Unstructured data can also simply be the knowledge that business users have about future business trends. Business forecasting naturally aligns with the BI system because business users think of their business in aggregate terms. Capturing the business knowledge that may only exist in the minds of business users provides some of the most important data points for a complete BI solution.
Problems with semi-structured or unstructured data
There are several challenges to developing Business Intelligence with semi-structured data. According to Inmon & Nesavich, some of those are:
- Physically accessing unstructured textual data – unstructured data is stored in a huge variety of formats.
- Terminology – Among researchers and analysts, there is a need to develop a standardized terminology.
- Volume of data – As stated earlier, up to 85% of all data exists as semi-structured data. Couple that with the need for word-to-word and semantic analysis.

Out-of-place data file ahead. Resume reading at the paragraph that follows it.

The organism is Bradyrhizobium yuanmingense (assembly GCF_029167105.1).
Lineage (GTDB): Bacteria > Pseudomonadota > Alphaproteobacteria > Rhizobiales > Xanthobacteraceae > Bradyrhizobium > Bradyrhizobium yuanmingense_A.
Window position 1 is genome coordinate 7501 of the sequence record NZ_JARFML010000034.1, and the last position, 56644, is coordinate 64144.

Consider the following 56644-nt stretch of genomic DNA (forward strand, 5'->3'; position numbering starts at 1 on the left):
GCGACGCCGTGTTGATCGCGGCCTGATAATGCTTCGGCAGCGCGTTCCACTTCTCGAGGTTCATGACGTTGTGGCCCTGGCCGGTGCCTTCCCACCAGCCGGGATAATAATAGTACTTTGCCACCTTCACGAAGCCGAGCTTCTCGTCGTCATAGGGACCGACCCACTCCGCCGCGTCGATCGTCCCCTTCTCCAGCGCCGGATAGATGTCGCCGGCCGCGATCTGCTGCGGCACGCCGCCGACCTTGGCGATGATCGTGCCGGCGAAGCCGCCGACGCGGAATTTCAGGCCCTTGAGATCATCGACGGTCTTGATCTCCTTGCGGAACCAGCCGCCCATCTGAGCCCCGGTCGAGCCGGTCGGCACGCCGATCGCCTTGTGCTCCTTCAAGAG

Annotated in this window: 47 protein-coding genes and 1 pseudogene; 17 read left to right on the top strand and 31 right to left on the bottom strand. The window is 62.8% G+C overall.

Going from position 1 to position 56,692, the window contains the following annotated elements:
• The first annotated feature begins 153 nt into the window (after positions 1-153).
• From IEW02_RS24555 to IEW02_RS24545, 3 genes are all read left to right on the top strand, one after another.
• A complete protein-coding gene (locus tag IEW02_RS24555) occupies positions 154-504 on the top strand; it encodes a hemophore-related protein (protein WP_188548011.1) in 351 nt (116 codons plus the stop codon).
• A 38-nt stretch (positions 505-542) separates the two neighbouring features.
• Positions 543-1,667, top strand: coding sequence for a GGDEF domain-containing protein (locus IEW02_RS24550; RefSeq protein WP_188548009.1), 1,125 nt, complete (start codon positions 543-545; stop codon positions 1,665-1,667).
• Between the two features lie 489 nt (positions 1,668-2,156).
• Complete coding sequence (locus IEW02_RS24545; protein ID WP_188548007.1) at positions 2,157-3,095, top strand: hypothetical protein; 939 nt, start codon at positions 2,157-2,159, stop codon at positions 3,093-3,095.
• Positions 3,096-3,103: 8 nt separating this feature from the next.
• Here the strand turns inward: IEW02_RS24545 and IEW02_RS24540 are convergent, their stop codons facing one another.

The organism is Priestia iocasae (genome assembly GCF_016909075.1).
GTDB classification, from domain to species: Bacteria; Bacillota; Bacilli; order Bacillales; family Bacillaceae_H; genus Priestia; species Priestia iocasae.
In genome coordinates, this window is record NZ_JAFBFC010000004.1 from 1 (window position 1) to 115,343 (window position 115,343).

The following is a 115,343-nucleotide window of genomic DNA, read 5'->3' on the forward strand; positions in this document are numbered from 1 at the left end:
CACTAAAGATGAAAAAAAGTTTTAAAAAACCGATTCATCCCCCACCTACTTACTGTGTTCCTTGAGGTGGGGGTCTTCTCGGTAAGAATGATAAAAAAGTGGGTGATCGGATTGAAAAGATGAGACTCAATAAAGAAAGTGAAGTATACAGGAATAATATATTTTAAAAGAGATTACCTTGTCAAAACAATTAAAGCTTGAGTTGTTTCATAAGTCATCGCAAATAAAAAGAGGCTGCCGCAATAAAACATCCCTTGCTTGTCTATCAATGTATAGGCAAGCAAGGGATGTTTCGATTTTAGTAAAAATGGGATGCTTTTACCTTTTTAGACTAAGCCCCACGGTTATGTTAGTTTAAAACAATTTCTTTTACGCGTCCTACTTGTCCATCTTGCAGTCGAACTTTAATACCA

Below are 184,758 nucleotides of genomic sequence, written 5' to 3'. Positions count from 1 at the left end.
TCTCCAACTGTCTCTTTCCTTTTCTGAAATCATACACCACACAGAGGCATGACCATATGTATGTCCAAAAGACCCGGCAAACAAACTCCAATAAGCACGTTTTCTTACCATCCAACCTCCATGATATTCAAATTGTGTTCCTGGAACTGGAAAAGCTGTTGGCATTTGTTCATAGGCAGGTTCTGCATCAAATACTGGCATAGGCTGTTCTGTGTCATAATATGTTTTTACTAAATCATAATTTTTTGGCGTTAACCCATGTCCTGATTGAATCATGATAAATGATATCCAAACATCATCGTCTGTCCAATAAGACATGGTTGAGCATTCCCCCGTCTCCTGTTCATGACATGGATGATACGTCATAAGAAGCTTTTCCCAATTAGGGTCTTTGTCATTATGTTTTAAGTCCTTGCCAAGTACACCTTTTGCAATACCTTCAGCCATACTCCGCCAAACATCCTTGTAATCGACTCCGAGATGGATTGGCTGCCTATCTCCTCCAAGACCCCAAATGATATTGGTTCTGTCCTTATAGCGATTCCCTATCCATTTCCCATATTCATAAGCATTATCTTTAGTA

- Searchability of unstructured textual data – A simple search on some data, e.g. “apple”, results in links where there is a reference to that precise search term. (Inmon & Nesavich, 2008) gives an example: “a search is made on the term felony. In a simple search, the term felony is used, and everywhere there is a reference to felony, a hit to an unstructured document is made. But a simple search is crude. It does not find references to crime, arson, murder, embezzlement, vehicular homicide, and such, even though these crimes are types of felonies.”
The use of metadata
To solve problems with searchability and assessment of data, it is necessary to know something about the content. This can be done by adding context through the use of metadata. Many systems already capture some metadata (e.g. filename, author, size, etc.), but more useful would be metadata about the actual content – e.g. summaries, topics, people or companies mentioned. Two technologies designed for generating metadata about content are automatic categorization and information extraction.
The term metadata refers to “data about data“, the data providing information about one or more aspects of the data, such as:
- Means of creation of the data
- Purpose of the data
- Time and date of creation
- Creator or author of the data
- Location on a computer network where the data were created
- Standards used
The term metadata is ambiguous, as it is used for two fundamentally different concepts (types):